About

The New York Beacon, formerly “Big Red News” was creared in 1976 by William E. Underwood, as a numerology sheet that rapidly grew into a weekly newsletter.

We hold a unique position among New York City’s newspaper readers. Having begun as “Big Red”— a publication that captured the public’s attention for our ability to accurately predict the numbers’ results—we attracted readers from all walks of life, much like the lottery.

Prior to legalized numbers (the lottery) in New York, it was our daily numbers that dictated the superfluous income in the African American communities i.e. we were their Wall Street and local stock exchange.

Families were fed by “Mama” hitting the number for .05¢ cents. Kids were sent to college from earnings garnered from the numbers business, and “Big Red” was established as the guru of the industry, by accurately predicting the numbers result on a printed 8.5 X 11 sheet.

Spiritualists and fortune tellers were the first to request advertising space. Soon our sheet was extended to an 11×14. Within weeks, the demand was greater than our limited space could accommodate, as community organizations requested space for their functions. The escalated requests for advertising initiated the production of a 4-page weekly tabloid edition called “Weekend Big Red”. Quickly we grew to 8 then 16 and eventually 24 pages. We became a full fledged newspaper in 1978.

Our popular publication caught the eye of one of New York City’s popular department stores, Abraham & Straus, followed by E J Korvette, Alexander’s, Sears and other local businesses. In 1981, weekly circulation grew to over 100,000.

In a marketing campaign, then editor, Carl Nesfield, ran a column, “Did your Momma Play the Numbers?” The results were phenomenal. Responses came from all corners of New York City’s communities. From ministers to pimps, judges to jailers, the White House to the school house and from teenagers to seniors, everyone bought and read “Big Red”, most importantly, they looked for clues to hitting their numbers. Our readers could easily find “Big Reds” at “candy” stores and newsstands in their local neighborhoods.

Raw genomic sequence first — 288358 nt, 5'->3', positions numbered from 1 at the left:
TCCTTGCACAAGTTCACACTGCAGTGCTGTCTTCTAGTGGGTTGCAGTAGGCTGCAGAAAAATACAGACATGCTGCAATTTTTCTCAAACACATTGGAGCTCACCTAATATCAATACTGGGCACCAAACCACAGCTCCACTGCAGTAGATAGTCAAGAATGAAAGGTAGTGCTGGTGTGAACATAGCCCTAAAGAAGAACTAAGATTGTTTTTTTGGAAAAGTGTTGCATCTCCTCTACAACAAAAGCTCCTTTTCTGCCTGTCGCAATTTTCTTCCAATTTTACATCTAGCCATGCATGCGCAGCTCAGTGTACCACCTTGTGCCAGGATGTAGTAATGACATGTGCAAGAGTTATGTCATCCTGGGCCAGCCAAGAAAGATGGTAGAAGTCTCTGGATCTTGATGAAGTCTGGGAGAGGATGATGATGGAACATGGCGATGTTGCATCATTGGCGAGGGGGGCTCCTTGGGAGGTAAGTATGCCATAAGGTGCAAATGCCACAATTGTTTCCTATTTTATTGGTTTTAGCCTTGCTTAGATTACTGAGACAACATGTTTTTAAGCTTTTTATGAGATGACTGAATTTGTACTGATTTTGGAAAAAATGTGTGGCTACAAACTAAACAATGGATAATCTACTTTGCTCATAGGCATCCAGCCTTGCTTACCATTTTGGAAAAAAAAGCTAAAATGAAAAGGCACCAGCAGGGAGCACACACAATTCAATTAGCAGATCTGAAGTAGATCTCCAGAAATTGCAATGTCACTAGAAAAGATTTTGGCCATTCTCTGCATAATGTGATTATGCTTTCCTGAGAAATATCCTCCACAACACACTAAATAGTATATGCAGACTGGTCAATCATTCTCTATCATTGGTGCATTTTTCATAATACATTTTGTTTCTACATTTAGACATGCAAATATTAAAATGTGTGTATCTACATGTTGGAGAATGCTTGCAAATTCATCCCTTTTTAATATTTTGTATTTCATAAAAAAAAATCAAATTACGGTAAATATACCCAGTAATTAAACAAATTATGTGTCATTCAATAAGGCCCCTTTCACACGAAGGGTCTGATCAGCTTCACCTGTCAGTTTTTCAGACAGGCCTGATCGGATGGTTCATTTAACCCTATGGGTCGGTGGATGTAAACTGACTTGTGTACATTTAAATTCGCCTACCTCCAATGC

“Big Red” was purchased in June of 1982 by Walter “Ball” Smith Jr. who promoted the medium to the most recognized African American newspaper in metropolitan New York.

In 1983 our newspaper was re-named the “New York Beacon”. The demand for the New York Beacon increased, as a result of its membership in the National Newspaper Publishers Association (NNPA), which provides access to various writers and reporters on local and national issues.

In 1991 Smith founded the Northeast Publishers Association, which brought together the city’s African-American newspapers under one umbrella “to better serve New York’s communities and to enhance the economics of its member papers.” He firmly believed in the ability of newspapers to preserve the community’s stories.

“You have to say something to the readers,” he said. Adhering to the advice of this civil rights partisan, The New York Beacon reflected Smith’s weekly views, until late 2017 and continues to be the voices of many editorialists. We concentrate on providing general news to the African-American community of New York City and its five boroughs —Brooklyn, Bronx, Manhattan, Staten Island and Queens.

“One thing we can rest assured of is the news that we gather and the news that we present is just as relevant today as it was in the ’80s,” Smith said. “Black newspapers record Black history. That information is still in demand; we just have to deliver it to today’s social media society. We’re trying to keep abreast of the technology of delivering news.”

Walter “Ball” Smith suddenly passed away at the age of 83 in Miami on Nov. 10, 2017.

Through his youngest son, our current publisher Ashley Smith, the New York Beacon keeps pace with modern news delivery methods, by delivering our contents through newsstands sales, websites, email, bulk handouts and social media platforms. Advertising rates are competitive and discount rates are offered for multiple & bundled insertions.

Facebook Comments